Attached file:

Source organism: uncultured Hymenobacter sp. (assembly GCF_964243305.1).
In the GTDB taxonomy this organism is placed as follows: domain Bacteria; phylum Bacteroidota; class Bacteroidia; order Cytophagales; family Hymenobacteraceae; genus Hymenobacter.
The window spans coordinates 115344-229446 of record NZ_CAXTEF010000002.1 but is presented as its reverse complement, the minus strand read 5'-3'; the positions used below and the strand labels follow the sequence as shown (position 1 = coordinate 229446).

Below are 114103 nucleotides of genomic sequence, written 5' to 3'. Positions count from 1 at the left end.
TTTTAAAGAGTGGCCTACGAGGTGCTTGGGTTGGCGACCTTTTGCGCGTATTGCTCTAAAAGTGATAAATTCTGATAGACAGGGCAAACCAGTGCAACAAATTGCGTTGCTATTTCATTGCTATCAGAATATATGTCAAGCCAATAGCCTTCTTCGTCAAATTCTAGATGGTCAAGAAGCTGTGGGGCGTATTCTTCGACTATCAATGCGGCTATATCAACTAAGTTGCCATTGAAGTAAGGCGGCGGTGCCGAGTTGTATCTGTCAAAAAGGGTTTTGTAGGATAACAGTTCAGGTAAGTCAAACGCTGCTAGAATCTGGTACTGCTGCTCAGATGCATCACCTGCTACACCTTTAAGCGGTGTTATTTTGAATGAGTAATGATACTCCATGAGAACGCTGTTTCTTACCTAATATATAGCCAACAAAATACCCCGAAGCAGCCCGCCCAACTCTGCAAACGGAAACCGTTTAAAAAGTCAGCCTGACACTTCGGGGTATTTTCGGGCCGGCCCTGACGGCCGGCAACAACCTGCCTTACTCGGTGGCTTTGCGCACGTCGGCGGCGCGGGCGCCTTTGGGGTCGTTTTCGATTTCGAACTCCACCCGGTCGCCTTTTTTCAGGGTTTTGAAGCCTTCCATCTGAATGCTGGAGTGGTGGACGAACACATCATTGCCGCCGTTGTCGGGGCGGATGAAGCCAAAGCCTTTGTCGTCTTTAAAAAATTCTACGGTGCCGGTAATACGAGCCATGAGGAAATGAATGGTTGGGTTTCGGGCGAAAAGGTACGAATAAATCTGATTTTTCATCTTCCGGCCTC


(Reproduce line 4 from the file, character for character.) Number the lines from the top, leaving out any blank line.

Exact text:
Below are 114103 nucleotides of genomic sequence, written 5' to 3'. Positions count from 1 at the left end.